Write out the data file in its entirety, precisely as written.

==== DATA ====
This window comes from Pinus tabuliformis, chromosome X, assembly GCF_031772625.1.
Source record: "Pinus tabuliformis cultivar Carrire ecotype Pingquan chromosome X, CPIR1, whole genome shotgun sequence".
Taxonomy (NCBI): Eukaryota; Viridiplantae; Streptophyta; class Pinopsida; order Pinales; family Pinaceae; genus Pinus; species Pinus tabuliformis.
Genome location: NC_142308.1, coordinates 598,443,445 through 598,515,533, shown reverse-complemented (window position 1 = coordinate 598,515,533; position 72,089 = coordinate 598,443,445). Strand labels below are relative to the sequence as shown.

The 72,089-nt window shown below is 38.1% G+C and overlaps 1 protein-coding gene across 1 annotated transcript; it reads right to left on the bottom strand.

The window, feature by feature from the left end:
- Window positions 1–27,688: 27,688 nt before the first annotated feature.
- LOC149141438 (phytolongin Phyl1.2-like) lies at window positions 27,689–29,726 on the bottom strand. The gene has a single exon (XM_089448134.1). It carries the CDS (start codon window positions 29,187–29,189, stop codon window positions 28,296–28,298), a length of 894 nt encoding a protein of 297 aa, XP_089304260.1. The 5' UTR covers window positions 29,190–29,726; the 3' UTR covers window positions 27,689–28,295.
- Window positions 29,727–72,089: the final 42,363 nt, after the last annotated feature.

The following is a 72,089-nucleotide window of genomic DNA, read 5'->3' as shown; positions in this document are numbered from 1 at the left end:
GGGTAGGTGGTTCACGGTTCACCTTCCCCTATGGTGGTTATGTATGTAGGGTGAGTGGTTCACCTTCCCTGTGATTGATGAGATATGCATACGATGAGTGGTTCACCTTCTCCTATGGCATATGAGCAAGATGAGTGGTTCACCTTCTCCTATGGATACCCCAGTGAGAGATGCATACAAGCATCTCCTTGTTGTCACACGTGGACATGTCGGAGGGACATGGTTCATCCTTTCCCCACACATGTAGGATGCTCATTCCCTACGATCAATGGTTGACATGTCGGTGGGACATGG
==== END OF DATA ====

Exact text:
This window comes from Pinus tabuliformis, chromosome X, assembly GCF_031772625.1.
Source record: "Pinus tabuliformis cultivar Carrire ecotype Pingquan chromosome X, CPIR1, whole genome shotgun sequence".
Taxonomy (NCBI): Eukaryota; Viridiplantae; Streptophyta; class Pinopsida; order Pinales; family Pinaceae; genus Pinus; species Pinus tabuliformis.
Genome location: NC_142308.1, coordinates 598,443,445 through 598,515,533, shown reverse-complemented (window position 1 = coordinate 598,515,533; position 72,089 = coordinate 598,443,445). Strand labels below are relative to the sequence as shown.

The 72,089-nt window shown below is 38.1% G+C and overlaps 1 protein-coding gene across 1 annotated transcript; it reads right to left on the bottom strand.

The window, feature by feature from the left end:
- Window positions 1–27,688: 27,688 nt before the first annotated feature.
- LOC149141438 (phytolongin Phyl1.2-like) lies at window positions 27,689–29,726 on the bottom strand. The gene has a single exon (XM_089448134.1). It carries the CDS (start codon window positions 29,187–29,189, stop codon window positions 28,296–28,298), a length of 894 nt encoding a protein of 297 aa, XP_089304260.1. The 5' UTR covers window positions 29,190–29,726; the 3' UTR covers window positions 27,689–28,295.
- Window positions 29,727–72,089: the final 42,363 nt, after the last annotated feature.

The following is a 72,089-nucleotide window of genomic DNA, read 5'->3' as shown; positions in this document are numbered from 1 at the left end:
GGGTAGGTGGTTCACGGTTCACCTTCCCCTATGGTGGTTATGTATGTAGGGTGAGTGGTTCACCTTCCCTGTGATTGATGAGATATGCATACGATGAGTGGTTCACCTTCTCCTATGGCATATGAGCAAGATGAGTGGTTCACCTTCTCCTATGGATACCCCAGTGAGAGATGCATACAAGCATCTCCTTGTTGTCACACGTGGACATGTCGGAGGGACATGGTTCATCCTTTCCCCACACATGTAGGATGCTCATTCCCTACGATCAATGGTTGACATGTCGGTGGGACATGG